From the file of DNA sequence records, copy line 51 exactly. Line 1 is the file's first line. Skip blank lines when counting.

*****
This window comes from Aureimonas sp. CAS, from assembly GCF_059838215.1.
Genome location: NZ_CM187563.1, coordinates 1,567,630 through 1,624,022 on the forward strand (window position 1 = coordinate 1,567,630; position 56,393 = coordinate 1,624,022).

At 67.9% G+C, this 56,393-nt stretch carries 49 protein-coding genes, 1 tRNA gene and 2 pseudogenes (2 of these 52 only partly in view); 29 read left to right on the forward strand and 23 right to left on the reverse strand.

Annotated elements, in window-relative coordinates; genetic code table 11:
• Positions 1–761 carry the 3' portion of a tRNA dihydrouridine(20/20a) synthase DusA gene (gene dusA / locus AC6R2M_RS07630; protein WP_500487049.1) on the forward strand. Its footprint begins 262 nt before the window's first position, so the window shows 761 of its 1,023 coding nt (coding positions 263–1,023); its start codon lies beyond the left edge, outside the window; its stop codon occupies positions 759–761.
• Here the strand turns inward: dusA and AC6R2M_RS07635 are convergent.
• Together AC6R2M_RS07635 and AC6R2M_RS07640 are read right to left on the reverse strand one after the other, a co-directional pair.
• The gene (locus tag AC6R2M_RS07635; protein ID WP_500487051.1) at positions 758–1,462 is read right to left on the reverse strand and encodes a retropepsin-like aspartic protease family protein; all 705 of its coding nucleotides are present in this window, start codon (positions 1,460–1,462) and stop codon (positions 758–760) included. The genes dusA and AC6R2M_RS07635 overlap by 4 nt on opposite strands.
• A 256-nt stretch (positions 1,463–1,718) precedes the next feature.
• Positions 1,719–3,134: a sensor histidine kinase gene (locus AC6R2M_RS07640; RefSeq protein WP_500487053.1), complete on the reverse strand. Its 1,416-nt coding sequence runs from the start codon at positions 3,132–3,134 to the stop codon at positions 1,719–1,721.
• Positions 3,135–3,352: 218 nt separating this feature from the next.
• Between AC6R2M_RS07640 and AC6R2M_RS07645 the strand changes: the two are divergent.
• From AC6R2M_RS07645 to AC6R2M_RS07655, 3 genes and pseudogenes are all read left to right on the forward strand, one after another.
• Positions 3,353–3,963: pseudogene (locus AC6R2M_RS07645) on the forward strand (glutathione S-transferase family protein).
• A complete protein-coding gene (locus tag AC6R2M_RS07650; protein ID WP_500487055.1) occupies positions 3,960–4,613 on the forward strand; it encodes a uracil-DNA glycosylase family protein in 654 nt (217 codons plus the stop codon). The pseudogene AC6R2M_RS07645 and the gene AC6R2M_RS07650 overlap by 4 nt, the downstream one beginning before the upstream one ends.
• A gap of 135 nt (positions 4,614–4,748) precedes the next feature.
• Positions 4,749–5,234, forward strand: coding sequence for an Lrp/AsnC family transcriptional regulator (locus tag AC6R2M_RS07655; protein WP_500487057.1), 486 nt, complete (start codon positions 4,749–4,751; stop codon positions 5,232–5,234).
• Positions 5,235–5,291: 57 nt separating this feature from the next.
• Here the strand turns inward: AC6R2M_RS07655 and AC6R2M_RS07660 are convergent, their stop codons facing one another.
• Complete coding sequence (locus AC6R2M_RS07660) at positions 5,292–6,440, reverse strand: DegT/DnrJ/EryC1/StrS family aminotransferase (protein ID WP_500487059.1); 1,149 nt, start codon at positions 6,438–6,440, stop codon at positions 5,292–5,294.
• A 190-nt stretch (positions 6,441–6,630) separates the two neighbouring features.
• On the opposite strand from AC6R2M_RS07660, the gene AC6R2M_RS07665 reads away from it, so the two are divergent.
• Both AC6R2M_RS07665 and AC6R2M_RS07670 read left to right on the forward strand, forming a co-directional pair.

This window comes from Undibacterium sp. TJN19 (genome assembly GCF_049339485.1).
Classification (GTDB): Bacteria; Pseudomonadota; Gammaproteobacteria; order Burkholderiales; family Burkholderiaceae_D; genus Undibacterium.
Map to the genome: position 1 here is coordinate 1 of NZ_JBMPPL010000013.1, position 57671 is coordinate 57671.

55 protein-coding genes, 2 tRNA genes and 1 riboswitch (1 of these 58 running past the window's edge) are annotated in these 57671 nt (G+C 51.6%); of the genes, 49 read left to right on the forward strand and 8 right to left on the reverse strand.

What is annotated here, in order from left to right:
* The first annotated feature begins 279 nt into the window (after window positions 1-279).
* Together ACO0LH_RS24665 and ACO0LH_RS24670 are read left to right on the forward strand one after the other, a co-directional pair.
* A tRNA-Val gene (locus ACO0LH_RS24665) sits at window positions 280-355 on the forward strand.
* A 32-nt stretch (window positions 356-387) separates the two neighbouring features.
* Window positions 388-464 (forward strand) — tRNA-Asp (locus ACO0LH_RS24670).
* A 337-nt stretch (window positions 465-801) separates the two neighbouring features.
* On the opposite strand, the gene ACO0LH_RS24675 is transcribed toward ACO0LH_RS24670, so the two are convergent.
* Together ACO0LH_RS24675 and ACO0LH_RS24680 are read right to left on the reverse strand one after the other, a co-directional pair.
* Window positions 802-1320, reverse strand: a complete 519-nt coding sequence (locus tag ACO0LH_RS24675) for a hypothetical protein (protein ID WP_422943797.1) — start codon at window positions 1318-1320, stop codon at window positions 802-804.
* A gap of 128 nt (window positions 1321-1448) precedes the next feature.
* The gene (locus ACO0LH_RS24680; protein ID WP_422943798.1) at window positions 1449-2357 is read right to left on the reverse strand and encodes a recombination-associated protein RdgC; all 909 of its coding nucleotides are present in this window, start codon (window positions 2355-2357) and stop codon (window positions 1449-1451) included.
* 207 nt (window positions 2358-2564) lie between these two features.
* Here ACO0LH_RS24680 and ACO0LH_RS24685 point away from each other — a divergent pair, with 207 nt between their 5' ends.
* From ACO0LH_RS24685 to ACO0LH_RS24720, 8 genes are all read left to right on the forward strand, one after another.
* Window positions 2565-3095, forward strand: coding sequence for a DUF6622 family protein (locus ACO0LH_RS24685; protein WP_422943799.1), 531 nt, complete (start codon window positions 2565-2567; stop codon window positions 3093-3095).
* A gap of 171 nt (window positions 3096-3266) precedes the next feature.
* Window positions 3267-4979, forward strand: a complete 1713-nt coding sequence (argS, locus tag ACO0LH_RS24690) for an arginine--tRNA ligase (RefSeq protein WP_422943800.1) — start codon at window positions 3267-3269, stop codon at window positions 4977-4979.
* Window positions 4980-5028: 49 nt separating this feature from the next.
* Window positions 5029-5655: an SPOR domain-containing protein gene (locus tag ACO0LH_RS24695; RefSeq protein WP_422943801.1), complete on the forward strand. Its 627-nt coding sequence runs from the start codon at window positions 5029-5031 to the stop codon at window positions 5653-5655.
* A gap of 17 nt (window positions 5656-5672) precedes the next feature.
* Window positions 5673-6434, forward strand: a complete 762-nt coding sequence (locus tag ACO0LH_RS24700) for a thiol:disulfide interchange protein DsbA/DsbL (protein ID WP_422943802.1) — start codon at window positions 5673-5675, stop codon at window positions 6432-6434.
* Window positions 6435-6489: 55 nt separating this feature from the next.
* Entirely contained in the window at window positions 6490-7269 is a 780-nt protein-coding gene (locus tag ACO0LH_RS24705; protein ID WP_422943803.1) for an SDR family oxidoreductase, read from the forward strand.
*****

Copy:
* Entirely contained in the window at window positions 6490-7269 is a 780-nt protein-coding gene (locus tag ACO0LH_RS24705; protein ID WP_422943803.1) for an SDR family oxidoreductase, read from the forward strand.